Ultrasonography in the Treatment of a Pediatric Midline Neck Mass
Archives of otolaryngology--head & neck surgery (Impact Factor: 2.33). 09/2012; 138(9):823-7. DOI: 10.1001/archoto.2012.1778
OBJECTIVE To assess the effectiveness of ultrasonography for determining which pediatric midline neck masses should be treated surgically. DESIGN Retrospective study. SETTING Tertiary care pediatric hospital. PATIENTS Pediatric patients with a midline neck mass who underwent ultrasonography from 2003 to 2011. MAIN OUTCOME MEASURES Demographics, ultrasonography, and surgical and pathology reports were studied. The ultrasonography findings and pathological analyses were compared. RESULTS One hundred twenty-two patients met the inclusion criteria. The most common diagnosis obtained by ultrasonography was thyroglossal duct cyst (48.4%), followed by reactive lymph node (27.9%). Ninety-five of 122 patients (77.9%) underwent surgery. Twenty-seven patients (22.1%) were treated nonsurgically. The diagnosis and characteristics obtained from ultrasonography were confirmed by surgical pathologic analysis in 84.2% of the surgical cases. Of the 95 patients who underwent surgery, 85 (89.5%) had a non-lymph node lesion diagnosed by ultrasonography and confirmed by pathologic analysis. Ultrasonography was only 66.1% accurate in specifically diagnosing thyroglossal duct cyst and 30.0% accurate in specifically diagnosing reactive lymph node when compared with surgical specimens. CONCLUSIONS Ultrasonography is helpful in determining the pediatric midline neck masses that need to be removed surgically. It is less helpful in determining the exact pathologic characteristics of the lesion.
Article: Neck Masses in ChildrenClinical Pediatrics 12/2013; 53(11). DOI:10.1177/0009922813512177 · 1.15 Impact Factor
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ABSTRACT: To determine if ultrasound could differentiate between thyroglossal duct cysts (TGDC) and midline dermoid cysts (DC). Cohort study. A search of pathology reports yielded 91 patients with TGDC or midline DC. Ultrasound images were presented to a radiologist blinded to pathology who evaluated the following: 1) depth of lesion from skin, 2) maximum diameter, 3) dimensions, 4) midline location, 5) distance from base of tongue, 6) tract, 7) wall regularity, 8) wall thickness, 9) margin definition, 10) heterogeneity, 11) internal septae, 12) solid components, 13) intralesional Doppler flow, and 14) posterior enhancement. The predictive power of these variables was evaluated in a multiple logistic regression model. There were 53 TGDC and 38 DC. TGDC were significantly more likely than DC to have the following features: 1) smaller distance from base of tongue, 2) tract, 3) irregular wall, 4) ill-defined margin, 5) internal septae, 6) solid components, and 7) intralesional Doppler flow. Three clinically reliable ultrasound variables were independently able to discriminate between TGDC and DC. A predictive model was fashioned whereby each variable was scored as 0 or 1, with a total score calculated (septae + irregular wall + solid components = TGDC [or SIST] score). We propose a scoring system whereby 0 = suggestive of DC; 1 = suggestive of TGDC; and ≥2 = highly suggestive of TGDC. It may be possible to differentiate between TGDC and midline DC preoperatively using ultrasound. N/A. Laryngoscope, 125:998–1003, 2015The Laryngoscope 09/2014; 125(4). DOI:10.1002/lary.24934 · 2.14 Impact Factor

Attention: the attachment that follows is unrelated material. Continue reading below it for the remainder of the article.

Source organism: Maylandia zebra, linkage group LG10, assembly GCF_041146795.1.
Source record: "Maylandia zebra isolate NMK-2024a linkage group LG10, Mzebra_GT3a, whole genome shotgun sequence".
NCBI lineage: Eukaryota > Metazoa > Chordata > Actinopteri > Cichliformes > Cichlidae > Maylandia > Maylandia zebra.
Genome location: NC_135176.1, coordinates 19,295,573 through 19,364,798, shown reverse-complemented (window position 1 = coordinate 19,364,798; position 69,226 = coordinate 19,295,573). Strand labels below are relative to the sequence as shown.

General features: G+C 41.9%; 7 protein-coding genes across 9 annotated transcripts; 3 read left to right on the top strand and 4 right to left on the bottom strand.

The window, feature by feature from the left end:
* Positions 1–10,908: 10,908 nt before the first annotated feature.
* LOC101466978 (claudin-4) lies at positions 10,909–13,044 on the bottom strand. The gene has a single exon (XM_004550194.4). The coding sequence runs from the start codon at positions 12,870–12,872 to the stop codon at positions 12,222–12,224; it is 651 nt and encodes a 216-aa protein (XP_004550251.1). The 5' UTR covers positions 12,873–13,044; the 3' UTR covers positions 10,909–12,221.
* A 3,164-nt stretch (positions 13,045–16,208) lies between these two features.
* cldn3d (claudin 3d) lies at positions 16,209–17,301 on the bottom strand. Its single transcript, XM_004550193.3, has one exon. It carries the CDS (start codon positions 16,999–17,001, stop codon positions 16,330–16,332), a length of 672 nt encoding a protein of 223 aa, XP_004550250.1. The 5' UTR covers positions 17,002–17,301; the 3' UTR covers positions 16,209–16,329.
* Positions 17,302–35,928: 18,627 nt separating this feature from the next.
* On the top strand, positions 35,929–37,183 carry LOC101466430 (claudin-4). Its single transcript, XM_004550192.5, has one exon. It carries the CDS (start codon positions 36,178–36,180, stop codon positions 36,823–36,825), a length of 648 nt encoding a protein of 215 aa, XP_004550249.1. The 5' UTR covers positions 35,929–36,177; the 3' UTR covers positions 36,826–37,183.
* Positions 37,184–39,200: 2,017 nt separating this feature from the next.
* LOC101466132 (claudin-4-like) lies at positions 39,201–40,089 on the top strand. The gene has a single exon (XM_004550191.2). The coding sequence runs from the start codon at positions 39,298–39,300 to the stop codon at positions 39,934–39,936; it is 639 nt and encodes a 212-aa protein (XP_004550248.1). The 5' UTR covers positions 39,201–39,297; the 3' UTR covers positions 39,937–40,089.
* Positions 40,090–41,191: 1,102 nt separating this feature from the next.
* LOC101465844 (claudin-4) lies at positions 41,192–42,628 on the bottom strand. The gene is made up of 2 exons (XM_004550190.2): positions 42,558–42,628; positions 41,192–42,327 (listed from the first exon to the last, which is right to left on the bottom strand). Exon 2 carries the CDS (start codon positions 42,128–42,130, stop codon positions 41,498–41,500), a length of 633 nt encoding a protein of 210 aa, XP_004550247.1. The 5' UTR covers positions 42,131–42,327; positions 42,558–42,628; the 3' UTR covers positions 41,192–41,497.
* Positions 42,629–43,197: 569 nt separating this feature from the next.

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ABSTRACT: The embryology, presentation, imaging, and treatment of the thyroglossal duct cyst will be reviewed. Anatomic features and surgical technique to prevent complications and recurrence will be discussed. Included in the discussion will be the management of thyroglossal duct cyst malignancy and ectopic thyroid. Copyright © 2015 Elsevier Inc. All rights reserved.Otolaryngologic Clinics of North America 02/2015; 48(1):15-27. DOI:10.1016/j.otc.2014.09.003 · 1.49 Impact Factor
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